Tuesday, May 17, 2011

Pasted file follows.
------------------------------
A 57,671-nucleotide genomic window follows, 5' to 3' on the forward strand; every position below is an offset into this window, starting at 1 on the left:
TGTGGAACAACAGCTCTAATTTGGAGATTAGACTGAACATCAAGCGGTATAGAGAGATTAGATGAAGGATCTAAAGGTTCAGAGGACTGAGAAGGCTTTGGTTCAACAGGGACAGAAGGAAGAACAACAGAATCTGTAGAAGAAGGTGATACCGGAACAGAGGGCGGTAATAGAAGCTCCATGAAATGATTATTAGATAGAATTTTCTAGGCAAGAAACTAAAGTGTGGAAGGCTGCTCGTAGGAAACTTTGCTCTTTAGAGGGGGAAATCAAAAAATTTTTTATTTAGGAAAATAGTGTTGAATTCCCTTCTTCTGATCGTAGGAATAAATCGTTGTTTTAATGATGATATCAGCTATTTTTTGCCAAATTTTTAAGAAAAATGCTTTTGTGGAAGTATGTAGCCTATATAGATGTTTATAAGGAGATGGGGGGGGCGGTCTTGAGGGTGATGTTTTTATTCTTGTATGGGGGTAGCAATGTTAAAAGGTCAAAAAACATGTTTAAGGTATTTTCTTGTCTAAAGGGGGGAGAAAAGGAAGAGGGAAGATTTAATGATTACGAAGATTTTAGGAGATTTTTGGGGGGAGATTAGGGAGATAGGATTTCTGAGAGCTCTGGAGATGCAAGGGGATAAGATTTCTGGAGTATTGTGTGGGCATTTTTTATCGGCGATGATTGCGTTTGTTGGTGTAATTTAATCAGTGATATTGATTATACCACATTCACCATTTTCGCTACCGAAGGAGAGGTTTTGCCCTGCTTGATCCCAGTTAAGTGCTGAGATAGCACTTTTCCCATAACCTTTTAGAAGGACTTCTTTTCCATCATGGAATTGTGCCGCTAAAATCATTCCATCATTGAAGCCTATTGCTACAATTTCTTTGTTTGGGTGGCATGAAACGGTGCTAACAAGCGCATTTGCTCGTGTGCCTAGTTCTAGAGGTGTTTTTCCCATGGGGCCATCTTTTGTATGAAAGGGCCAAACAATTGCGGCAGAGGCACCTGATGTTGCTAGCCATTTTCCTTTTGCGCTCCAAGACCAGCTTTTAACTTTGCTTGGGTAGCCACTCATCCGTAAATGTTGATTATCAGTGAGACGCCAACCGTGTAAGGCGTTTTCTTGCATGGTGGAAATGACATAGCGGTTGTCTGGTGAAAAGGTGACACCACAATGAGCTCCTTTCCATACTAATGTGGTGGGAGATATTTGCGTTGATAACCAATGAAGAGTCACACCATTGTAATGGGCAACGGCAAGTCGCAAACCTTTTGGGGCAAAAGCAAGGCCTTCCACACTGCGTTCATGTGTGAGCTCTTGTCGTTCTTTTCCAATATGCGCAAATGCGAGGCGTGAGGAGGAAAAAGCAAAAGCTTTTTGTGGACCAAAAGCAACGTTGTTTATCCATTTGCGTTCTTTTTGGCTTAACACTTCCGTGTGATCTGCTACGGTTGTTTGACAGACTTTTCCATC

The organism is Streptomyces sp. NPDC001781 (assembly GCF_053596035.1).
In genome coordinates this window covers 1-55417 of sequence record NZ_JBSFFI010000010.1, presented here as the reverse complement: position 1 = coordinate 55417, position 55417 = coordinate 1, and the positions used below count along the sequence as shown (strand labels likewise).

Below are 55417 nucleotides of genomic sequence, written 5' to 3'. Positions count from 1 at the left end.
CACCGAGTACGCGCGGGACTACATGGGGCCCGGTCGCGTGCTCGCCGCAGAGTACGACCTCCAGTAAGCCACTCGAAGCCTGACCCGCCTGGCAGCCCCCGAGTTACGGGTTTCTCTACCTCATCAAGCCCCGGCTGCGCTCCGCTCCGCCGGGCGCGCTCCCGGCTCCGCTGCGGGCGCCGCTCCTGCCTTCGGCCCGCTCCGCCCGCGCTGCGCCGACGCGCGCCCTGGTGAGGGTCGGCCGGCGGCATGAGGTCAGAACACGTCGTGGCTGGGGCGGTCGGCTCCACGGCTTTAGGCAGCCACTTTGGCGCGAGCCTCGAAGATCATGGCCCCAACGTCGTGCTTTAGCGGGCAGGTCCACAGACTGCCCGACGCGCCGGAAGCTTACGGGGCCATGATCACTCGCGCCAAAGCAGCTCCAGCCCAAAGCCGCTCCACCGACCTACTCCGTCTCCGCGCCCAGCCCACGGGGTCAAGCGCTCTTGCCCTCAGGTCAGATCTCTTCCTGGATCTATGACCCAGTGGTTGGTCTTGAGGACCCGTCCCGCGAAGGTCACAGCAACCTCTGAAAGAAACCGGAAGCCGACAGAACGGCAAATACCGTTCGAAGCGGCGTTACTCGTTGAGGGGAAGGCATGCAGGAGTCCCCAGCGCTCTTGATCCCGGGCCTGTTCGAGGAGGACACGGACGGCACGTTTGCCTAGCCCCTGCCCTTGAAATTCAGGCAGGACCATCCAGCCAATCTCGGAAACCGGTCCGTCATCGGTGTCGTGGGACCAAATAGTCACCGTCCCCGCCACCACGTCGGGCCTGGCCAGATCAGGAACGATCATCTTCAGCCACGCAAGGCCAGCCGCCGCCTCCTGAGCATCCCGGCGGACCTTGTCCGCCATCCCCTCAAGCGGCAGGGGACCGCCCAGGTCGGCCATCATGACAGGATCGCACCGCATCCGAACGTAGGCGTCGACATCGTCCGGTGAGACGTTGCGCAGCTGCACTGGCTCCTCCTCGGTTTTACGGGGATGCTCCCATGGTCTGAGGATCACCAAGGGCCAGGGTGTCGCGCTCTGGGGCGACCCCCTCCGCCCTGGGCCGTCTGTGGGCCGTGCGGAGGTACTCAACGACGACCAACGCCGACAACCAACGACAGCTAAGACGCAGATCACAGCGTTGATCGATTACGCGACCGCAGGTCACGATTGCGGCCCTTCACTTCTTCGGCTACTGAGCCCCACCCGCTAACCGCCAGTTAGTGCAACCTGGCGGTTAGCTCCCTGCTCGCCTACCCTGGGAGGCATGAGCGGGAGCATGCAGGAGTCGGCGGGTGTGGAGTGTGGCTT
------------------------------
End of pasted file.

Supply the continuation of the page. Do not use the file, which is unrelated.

Recently, I read Andy Merrifield’s book on Guy Debord. Debord is the author of the 1967 book The Society of the Spectacle, which he also turned into a movie, in both book and film he claims that social relations are mediated by empty signs (images, logos, brand names, celebrities, spin doctors, marketing, pr, etc.), and he is one of the founders of the Situationist International. Merrifield writes about the eighties: “just when the Right was triumphant about its ‘meta-narrative’ of the market, the Left started to proclaim its incredulity to all meta-narratives, to all big stories about humanity and progress. Soon they’d begin to proclaim a viewpoint called ‘postmodern’. […] Thus the paradox: the Right had set off on its long march across the entire globe, dispatching its market missionaries, spreading TINA [There Is No Alternative] doctrines, cajoling here, oppressing there, using heavy artillery to smash anything in its path. At the same time, the Left had embarked on an intricate philosophical debate about the meaning of meaning.” The Left criticized here is what Richard Rorty calls the Cultural Left. The Cultural Left is busy reading books while the Right declares the end of history and, thus, blocking political/ideological discussions – and much needed change. No longer believing in a less cruel world (cruelty is the worst vice according to Judith Shklar, because it leads to fear), no longer believing in a world less humiliating (Avishai Margalit claims that humiliation is caused by an attitude that economic inequality is morally deserved and thus should bring an array of privileges) is cynical. One approach is what Debord called dĂ©tournement, i.e. we turn TINA on her head, so we will again have the possibility to see new openings and act accordingly. Debord: “a lie that can no longer be challenged becomes a form of madness.”

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